Fires are no stranger to the Great Republic of Rough and Ready. As the town developed, miners built their shacks and cabins with no particular order. Often cabins would butt up to their neighbors’ cabin.
It was June 28, 1853 that the first fire struck the camp of Rough and Ready. It is reported to have started when a candle was left too close to a canvas wall. The fire burnt the entire camp. The camp, with the help of the neighboring camps, was immediately rebuilt to fulfill the needs of the thousands of miners in the area. The new town was laid out in two streets and was bigger and better than before. As reported in the Grass Valley National of November 4, 1953 “Phoenix like, she has arisen from her ashes and at this time presents a finer appearance than at any former period. The buildings erected are of a more substantial character, and the businessmen of the town, although they suffered severely by the fire, are preparing to do a large business this week.”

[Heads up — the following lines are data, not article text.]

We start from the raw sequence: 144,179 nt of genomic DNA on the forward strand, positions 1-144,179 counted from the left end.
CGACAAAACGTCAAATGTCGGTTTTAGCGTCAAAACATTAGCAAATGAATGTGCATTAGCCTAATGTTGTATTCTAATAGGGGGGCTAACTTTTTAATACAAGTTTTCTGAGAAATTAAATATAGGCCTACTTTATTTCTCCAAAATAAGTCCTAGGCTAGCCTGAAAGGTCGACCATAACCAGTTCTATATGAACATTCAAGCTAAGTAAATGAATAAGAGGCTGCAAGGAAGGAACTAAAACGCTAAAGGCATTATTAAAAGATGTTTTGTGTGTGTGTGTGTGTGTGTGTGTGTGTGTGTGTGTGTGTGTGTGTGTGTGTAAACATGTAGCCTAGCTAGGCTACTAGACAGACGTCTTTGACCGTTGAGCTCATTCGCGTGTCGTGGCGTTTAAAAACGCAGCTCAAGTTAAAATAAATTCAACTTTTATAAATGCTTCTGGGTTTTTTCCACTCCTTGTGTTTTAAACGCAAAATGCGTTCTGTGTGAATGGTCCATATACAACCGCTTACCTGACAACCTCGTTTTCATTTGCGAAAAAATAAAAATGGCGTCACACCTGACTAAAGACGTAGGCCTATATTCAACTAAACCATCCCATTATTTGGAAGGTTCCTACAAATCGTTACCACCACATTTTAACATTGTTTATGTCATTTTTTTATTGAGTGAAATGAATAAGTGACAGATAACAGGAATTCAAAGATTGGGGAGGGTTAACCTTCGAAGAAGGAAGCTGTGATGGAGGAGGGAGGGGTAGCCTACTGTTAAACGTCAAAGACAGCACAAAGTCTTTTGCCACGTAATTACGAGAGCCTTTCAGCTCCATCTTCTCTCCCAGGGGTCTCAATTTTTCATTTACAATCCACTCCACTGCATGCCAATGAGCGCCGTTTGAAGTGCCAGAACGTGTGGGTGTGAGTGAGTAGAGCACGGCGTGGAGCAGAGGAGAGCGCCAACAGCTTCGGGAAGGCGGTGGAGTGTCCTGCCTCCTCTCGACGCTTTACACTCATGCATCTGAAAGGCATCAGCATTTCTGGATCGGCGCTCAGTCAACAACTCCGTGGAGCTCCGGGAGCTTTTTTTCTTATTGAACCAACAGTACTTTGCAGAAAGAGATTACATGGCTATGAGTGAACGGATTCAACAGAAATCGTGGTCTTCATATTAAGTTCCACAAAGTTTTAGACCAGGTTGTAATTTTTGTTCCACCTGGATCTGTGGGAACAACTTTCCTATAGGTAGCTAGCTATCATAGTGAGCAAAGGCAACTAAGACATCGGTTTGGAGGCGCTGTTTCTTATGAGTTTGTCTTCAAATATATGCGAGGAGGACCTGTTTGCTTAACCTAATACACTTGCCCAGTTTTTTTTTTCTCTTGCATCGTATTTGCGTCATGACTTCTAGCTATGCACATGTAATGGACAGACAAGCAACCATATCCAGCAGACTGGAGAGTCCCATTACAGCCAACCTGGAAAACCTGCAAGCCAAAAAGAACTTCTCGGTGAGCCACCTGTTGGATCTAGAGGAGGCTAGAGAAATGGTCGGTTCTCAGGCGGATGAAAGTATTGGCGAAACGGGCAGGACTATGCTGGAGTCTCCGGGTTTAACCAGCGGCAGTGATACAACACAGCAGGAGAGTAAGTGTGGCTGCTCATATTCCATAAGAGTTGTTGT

The second fire occurred in 1859. Most of the towns’ 300 buildings burned to the ground. Many of the miners moved on. Some moved on to the Silver mines in Nevada. In spite of these adversities, Rough and Ready did not “ghost” because in addition to its original golden riches it had a strategic location. It was in the best natural opening to the gold country and it had a mild climate. The California Trail ran through the town as travelers traveled between Nevada and the Central Valley of California.
On September 11, 1988, the 49er fire broke out in North San Juan. It burnt south into Penn Valley and into Rough and Ready. This time, the downtown was saved from this 35,300 acre fire. After four days of the fire burning, crews were able to contain the blaze. By the end, 144 homes and 219 other structures were either destroyed or damaged.
On August 7, 1994, the 500-acre Trauner fire started in the downtown area of Rough and Ready when an oak branch struck a 21,000-volt power line. It burned northward towards North San Juan, but was stopped before the fire reached Bitney Springs Road. The fire burned 12 homes and 22 other structures.
On Sunday, Oct 8, 2017, the 821 acre Lobo Fire started and caused the evacuation of an estimated 8,000 residents of Rough and Ready and Lake Wildwood.